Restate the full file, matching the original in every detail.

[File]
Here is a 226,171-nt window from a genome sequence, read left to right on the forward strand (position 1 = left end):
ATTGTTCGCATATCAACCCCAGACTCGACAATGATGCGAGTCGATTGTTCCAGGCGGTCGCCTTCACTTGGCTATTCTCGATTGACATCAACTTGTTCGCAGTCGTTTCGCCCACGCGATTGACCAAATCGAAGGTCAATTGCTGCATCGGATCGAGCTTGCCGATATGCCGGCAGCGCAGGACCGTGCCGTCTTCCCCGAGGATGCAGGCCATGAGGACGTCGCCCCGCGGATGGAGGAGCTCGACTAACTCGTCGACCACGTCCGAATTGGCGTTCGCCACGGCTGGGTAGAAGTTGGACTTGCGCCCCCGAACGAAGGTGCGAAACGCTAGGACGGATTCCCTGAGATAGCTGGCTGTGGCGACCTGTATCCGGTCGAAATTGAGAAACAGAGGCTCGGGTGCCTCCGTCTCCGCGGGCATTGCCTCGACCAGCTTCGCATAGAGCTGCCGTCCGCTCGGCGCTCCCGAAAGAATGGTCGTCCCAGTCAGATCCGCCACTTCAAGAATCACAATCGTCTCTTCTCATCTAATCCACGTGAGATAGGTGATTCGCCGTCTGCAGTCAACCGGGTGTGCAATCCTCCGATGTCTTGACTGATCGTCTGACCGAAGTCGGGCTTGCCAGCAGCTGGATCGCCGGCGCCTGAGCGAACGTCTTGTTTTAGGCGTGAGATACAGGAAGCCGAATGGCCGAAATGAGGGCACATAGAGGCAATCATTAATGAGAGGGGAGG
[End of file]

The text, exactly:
Here is a 226,171-nt window from a genome sequence, read left to right on the forward strand (position 1 = left end):
ATTGTTCGCATATCAACCCCAGACTCGACAATGATGCGAGTCGATTGTTCCAGGCGGTCGCCTTCACTTGGCTATTCTCGATTGACATCAACTTGTTCGCAGTCGTTTCGCCCACGCGATTGACCAAATCGAAGGTCAATTGCTGCATCGGATCGAGCTTGCCGATATGCCGGCAGCGCAGGACCGTGCCGTCTTCCCCGAGGATGCAGGCCATGAGGACGTCGCCCCGCGGATGGAGGAGCTCGACTAACTCGTCGACCACGTCCGAATTGGCGTTCGCCACGGCTGGGTAGAAGTTGGACTTGCGCCCCCGAACGAAGGTGCGAAACGCTAGGACGGATTCCCTGAGATAGCTGGCTGTGGCGACCTGTATCCGGTCGAAATTGAGAAACAGAGGCTCGGGTGCCTCCGTCTCCGCGGGCATTGCCTCGACCAGCTTCGCATAGAGCTGCCGTCCGCTCGGCGCTCCCGAAAGAATGGTCGTCCCAGTCAGATCCGCCACTTCAAGAATCACAATCGTCTCTTCTCATCTAATCCACGTGAGATAGGTGATTCGCCGTCTGCAGTCAACCGGGTGTGCAATCCTCCGATGTCTTGACTGATCGTCTGACCGAAGTCGGGCTTGCCAGCAGCTGGATCGCCGGCGCCTGAGCGAACGTCTTGTTTTAGGCGTGAGATACAGGAAGCCGAATGGCCGAAATGAGGGCACATAGAGGCAATCATTAATGAGAGGGGAGG